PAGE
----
Yummy Discoveries Shopping Basket 0 Items | Total: £0.00

Allergies - Peanuts under 1

Posted by felicity Saturday, April 13, 2013

We often get asked at what age little ones can be introduced to seafood or nuts and parents are often astonished when we reply:
 
“You can introduce these foods from 6 months”!
 
Historically, you may have been encouraged to wait before introducing foods which are high allergens as this will help prevent your child developing an allergy to it. This has never made any sense to us, for reasons we will explain later, but it’s down to basic physiology.
 
“There is no evidence that waiting until your child is older will prevent them from developing a food allergy.”
 
Now research conducted by the American Academy of Allergy, Asthma & Immunology shows that actually following these rules and delaying  exposure to these foods may actually increase your little one’s chances of developing an allergy to them.
 
OLD NEWS: Introducing high allergen foods when weaning may INCREASE risk of allergy developing
 
LATEST NEWS: Introducing high allergen foods when weaning may REDUCE risk of allergy developing
 
Why?
To be honest, we don’t actually know but we have a theory:
 
During the first 12 months, your little one’s immune system is developing rapidly. It is working out which things coming in to the body are goodies and baddies. It’s like a game of cops and robbers (but with food it’s a case of mistaken identity!)
 
When a new substance (such as a prawn) is eaten, the immune system, which is like a big army of cops, approach the prawn to see if they recognise it. If it’s the first time they have seen it they presume it’s the enemy (bacteria or virus) and so attack it. The cops now know the prawn so when he comes back again another day, chances are it’s a new friend so they will probably call off the attack. 
 
However, it may take a few meetings for a true friendship to form and the attack to be abandoned.
After 12 months, the immune system has matured and decides it’s probably got enough new friends and there’s no room for more and so is more likely to attack new baddies which come in.
 
Now, we’re not saying that ALL new foods introduced after 12 months are going to be treated as a baddy, but some foods just look suspicious and more likely to be attacked. Peanuts, Eggs, Shellfish all look a bit dodgy and so the immune system is more likely to attack them –hence they are common allergens. Broccoli and Cucumber however look very innocent  and are normally allowed to pass through without any bother.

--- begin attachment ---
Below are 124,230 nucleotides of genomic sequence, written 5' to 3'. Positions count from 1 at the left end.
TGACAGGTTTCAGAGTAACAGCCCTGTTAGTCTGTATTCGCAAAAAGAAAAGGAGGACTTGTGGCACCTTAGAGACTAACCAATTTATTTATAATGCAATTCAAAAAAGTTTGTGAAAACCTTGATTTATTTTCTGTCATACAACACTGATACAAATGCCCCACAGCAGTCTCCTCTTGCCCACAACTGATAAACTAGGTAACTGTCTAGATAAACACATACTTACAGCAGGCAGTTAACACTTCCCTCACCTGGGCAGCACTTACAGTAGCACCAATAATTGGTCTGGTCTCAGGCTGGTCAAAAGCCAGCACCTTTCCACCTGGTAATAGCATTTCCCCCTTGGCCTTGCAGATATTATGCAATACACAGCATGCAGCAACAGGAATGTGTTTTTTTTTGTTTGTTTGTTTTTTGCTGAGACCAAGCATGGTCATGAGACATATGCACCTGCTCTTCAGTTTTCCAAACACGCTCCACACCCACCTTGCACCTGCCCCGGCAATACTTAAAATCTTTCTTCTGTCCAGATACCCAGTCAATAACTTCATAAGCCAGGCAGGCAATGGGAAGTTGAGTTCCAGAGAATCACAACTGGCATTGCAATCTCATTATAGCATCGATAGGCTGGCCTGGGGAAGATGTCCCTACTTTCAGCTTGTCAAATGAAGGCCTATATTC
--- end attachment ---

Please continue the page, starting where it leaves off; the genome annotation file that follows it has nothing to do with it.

Now, I know we’ve simplified this but hopefully this helps you understand why possibly introducing these prime suspects before 12 months could help the body recognise them as friends and not attack them – thus preventing allergies.
 
"Insufficient evidence exists for delaying introduction of solid foods, including potentially allergenic foods, beyond 4 to 6 months of age, even in infants at risk."
 
What are common allergens?
·         Cow’s milk
·         Eggs
·         Wheat
·         Gluten
·         Seeds & Nuts (including peanuts and peanut products)
·         Fish & Shellfish
 
So how do I introduce common allergen foods?
This information comes from the Department of Health (UK):
·         Always wait until your little one is 6 months
·         Introduce one common allergen food at a time
·         Offer them in very small amounts (1 tsp / handful)
·         Watch for signs of an allergic reaction
 
What are signs of an allergic reaction?
·         Skin reaction: Red rash, blotchy, itchy, swelling of the mouth, itchy eyes
·         Stomach upset
·         Runny nose
·         Breathing difficulties
 
If ANY of these occur, talk to your GP.  If you think your is baby is suffering a severe allergic reaction, always call  999 and ask for a paramedic.
 
Felicity's Story: When my little munchkin was 8 months old he developed an allergic reaction to a food. I still have no idea what food it was but it began by my noticing a small rash on his cheek which rapidly spread to his eyebrows and forehead. We went to urgent care and the GP prescribed anti-histamine and that was that. I've popped a picture of him below to see what he looked like during this reaction.
 
References:

NIAID-Sponsored Expert Panel. 2010. “Guidelines for the Diagnosis and Management of Food Allergy in the United States: Report of the NIAID-Sponsored Expert Panel.” The Journal of Allergy and Clinical Immunology Volume 126, Issue 6, Supplement, Pages S1-S58, December.

Reddy, Sumathi. “Food Allergy Advice for Kids: Don’t Delay Peanuts, Eggs.” The Wall Street Journal 4 March, 2013.

 

1-lucas_allergy_photo.JPG